Gabor v. Cox (1994)

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Appellate Department, Superior Court, Los Angeles

[Civ. A. No. BV 20051.

Jun 9, 1994.]

IVAN GABOR, Plaintiff and Respondent, v. PATTI COX, Defendant and Appellant.

(Municipal Court for the Los Angeles Judicial District of Los Angeles County, No. 92X01545, James A. Kaddo, Judge.)

(Opinion by Watai, J., with Johnson, Acting, P. J., concurring. Separate concurring opinion by Soven, J.)


Sonya Bekoff Molho for Defendant and Appellant.

David R. Gabor and Norman Ziff for Plaintiff and Respondent.



Defendant Patti Cox (appellant) appeals from a judgment in an unlawful detainer action. Appellant contends her rental unit is a dwelling unit within the meaning of Los Angles Municipal Code section 12.03, and therefore the trial court erroneously concluded that her unit was not subject to Los Angeles Municipal Code, chapter XV, article 1. Appellant also contends respondent failed to comply with the requirements of the Los Angeles Municipal Code.


Respondent is the owner of a single-family residence in an area of Los Angeles commonly known as "Uplifters Ranch" or "Rustic Canyon." This is a residential community consisting of single-family dwellings with no apartments or duplexes within that area. [26 Cal. App. 4th Supp. 18]

Respondent's single-family residence has only one address. This residence is built on a hillside and consists of three floors. There is at least one bedroom on each of the floors. The street level floor contains two bedrooms, a bathroom, a living room, a dining room, and a kitchen. The downstairs level contains a family room as well as a storage room approximately 10 feet by 12 feet in size. There is outside access to this downstairs area by a separate entrance as well as inside access by an interior stairway. This downstairs area contains a toilet and a shower and opens onto a pool and deck area. The washer, dryer, water heater and furnace are accessible only by going through the main room of the downstairs area.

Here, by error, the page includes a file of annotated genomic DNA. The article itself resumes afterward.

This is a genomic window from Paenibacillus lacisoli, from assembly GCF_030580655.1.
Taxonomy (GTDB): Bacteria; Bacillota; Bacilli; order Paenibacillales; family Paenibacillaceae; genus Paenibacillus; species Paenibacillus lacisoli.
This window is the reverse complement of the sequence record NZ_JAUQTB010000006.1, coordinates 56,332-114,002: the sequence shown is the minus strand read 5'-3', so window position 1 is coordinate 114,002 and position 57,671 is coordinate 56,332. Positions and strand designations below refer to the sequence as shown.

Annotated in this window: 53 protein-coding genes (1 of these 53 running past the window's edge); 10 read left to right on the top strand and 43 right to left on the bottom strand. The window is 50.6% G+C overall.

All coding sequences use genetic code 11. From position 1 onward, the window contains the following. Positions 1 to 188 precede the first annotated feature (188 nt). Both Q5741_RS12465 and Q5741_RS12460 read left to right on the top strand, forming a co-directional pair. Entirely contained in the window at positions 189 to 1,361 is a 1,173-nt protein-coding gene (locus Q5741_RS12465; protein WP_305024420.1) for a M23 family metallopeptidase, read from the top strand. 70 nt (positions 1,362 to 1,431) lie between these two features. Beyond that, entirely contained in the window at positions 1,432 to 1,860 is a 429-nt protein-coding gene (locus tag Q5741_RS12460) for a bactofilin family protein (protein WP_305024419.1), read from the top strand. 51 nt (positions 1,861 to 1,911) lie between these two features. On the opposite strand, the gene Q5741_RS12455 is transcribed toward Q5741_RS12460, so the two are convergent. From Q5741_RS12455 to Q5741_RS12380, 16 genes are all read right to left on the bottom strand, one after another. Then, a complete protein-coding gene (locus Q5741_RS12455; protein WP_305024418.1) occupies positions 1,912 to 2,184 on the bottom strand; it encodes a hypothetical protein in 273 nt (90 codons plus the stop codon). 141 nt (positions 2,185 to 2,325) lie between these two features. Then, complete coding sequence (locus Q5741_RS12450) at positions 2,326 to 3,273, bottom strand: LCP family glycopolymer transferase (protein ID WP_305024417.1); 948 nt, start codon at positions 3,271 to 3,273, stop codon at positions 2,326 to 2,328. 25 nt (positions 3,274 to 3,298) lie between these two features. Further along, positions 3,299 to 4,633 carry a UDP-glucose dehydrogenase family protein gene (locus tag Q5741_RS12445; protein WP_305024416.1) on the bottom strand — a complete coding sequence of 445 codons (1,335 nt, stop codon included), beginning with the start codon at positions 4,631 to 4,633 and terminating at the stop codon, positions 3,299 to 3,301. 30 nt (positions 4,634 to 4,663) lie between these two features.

In February 1992, respondent advertised in the local newspaper that he was seeking tenants. Appellant answered said advertisement, and on or about March 1, 1992, appellant and respondent reached an oral tenancy agreement. Under this agreement, appellant rented the downstairs area, including the storage room, for the sum of $700 per month, payable on the first of each month, plus a $700 security deposit. Respondent provided a microwave oven, a toaster oven, a small refrigerator, and a table and chairs for appellant's use in the downstairs area. Appellant also agreed to show the house to realtors, since the house was for sale, as well as to allow respondent access to the washer, dryer, water heater and furnace. Appellant paid the sum of $1,400 and moved in.

On October 4, 1992, respondent personally served appellant with a letter, which was his 30-day notice to appellant to vacate the premises. Appellant failed to vacate the premises at the expiration of this 30-day period, and respondent filed the instant action for unlawful detainer on December 11, 1992. Appellant alleged as an affirmative defense, inter alia, that respondent's demand for possession violated the Los Angeles Rent Stabilization Ordinance, Los Angeles Municipal Code section 151.00 et seq. fn. 1

The trial was held on February 17, 1993. On February 18, 1993, the trial court entered judgment against appellant, awarding respondent restitution of the premises but no monetary damages. The trial court sent a copy of the judgment to both parties, along with a letter explaining the court's reasoning in arriving at the judgment: "The logical and legally compelling interpretation of the [Rent Stabilization] Ordinance as it applies to the facts of this case is that the dwelling occupied by Defendant Cox is a rental unit within the meaning of Section 12.03 but which unit comes within the single family dwelling exemption. In other words, the Court reasons that the intent of the council was to exclude rentals of units in a single family residence. The [26 Cal. App. 4th Supp. 19] Court further reasons that the use of the premises by two unrelated occupants does not render the single family dwelling a multiple dwelling to bring it within the purview of the Ordinance." Appellant filed a timely notice of appeal from this determination.